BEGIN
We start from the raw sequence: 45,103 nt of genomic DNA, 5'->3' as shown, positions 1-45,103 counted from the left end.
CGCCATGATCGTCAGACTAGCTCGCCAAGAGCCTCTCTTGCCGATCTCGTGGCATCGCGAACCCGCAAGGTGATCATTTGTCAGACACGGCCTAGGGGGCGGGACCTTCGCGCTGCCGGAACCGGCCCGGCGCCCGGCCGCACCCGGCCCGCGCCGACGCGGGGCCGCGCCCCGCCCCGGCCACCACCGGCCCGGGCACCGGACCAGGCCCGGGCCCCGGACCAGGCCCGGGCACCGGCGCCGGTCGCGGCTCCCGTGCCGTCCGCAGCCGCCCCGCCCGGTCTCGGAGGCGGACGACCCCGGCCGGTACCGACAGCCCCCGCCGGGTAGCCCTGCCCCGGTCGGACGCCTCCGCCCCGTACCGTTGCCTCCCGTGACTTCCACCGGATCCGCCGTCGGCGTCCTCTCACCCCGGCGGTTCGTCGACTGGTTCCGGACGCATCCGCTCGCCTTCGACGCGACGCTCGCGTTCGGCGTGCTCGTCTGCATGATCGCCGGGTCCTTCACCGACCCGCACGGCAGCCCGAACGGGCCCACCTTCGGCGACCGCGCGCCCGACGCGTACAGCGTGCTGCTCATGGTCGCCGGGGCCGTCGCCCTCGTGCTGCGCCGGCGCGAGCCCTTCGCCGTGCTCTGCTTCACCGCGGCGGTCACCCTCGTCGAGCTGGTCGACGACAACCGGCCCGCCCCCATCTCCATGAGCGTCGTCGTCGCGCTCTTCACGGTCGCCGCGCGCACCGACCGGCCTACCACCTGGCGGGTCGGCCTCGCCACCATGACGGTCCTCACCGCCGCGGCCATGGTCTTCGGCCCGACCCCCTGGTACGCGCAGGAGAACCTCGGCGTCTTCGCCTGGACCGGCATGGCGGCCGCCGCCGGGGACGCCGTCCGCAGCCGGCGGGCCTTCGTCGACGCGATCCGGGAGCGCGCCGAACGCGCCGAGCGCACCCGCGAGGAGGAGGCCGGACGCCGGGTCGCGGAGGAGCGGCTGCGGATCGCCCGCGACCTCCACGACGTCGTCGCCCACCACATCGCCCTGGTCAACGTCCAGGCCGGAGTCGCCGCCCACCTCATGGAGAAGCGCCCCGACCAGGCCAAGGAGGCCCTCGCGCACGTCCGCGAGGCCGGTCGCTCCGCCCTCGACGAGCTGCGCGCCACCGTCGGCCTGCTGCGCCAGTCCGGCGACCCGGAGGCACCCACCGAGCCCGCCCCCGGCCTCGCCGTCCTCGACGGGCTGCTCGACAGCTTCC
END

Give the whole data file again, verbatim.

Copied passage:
We start from the raw sequence: 45,103 nt of genomic DNA, 5'->3' as shown, positions 1-45,103 counted from the left end.
CGCCATGATCGTCAGACTAGCTCGCCAAGAGCCTCTCTTGCCGATCTCGTGGCATCGCGAACCCGCAAGGTGATCATTTGTCAGACACGGCCTAGGGGGCGGGACCTTCGCGCTGCCGGAACCGGCCCGGCGCCCGGCCGCACCCGGCCCGCGCCGACGCGGGGCCGCGCCCCGCCCCGGCCACCACCGGCCCGGGCACCGGACCAGGCCCGGGCCCCGGACCAGGCCCGGGCACCGGCGCCGGTCGCGGCTCCCGTGCCGTCCGCAGCCGCCCCGCCCGGTCTCGGAGGCGGACGACCCCGGCCGGTACCGACAGCCCCCGCCGGGTAGCCCTGCCCCGGTCGGACGCCTCCGCCCCGTACCGTTGCCTCCCGTGACTTCCACCGGATCCGCCGTCGGCGTCCTCTCACCCCGGCGGTTCGTCGACTGGTTCCGGACGCATCCGCTCGCCTTCGACGCGACGCTCGCGTTCGGCGTGCTCGTCTGCATGATCGCCGGGTCCTTCACCGACCCGCACGGCAGCCCGAACGGGCCCACCTTCGGCGACCGCGCGCCCGACGCGTACAGCGTGCTGCTCATGGTCGCCGGGGCCGTCGCCCTCGTGCTGCGCCGGCGCGAGCCCTTCGCCGTGCTCTGCTTCACCGCGGCGGTCACCCTCGTCGAGCTGGTCGACGACAACCGGCCCGCCCCCATCTCCATGAGCGTCGTCGTCGCGCTCTTCACGGTCGCCGCGCGCACCGACCGGCCTACCACCTGGCGGGTCGGCCTCGCCACCATGACGGTCCTCACCGCCGCGGCCATGGTCTTCGGCCCGACCCCCTGGTACGCGCAGGAGAACCTCGGCGTCTTCGCCTGGACCGGCATGGCGGCCGCCGCCGGGGACGCCGTCCGCAGCCGGCGGGCCTTCGTCGACGCGATCCGGGAGCGCGCCGAACGCGCCGAGCGCACCCGCGAGGAGGAGGCCGGACGCCGGGTCGCGGAGGAGCGGCTGCGGATCGCCCGCGACCTCCACGACGTCGTCGCCCACCACATCGCCCTGGTCAACGTCCAGGCCGGAGTCGCCGCCCACCTCATGGAGAAGCGCCCCGACCAGGCCAAGGAGGCCCTCGCGCACGTCCGCGAGGCCGGTCGCTCCGCCCTCGACGAGCTGCGCGCCACCGTCGGCCTGCTGCGCCAGTCCGGCGACCCGGAGGCACCCACCGAGCCCGCCCCCGGCCTCGCCGTCCTCGACGGGCTGCTCGACAGCTTCC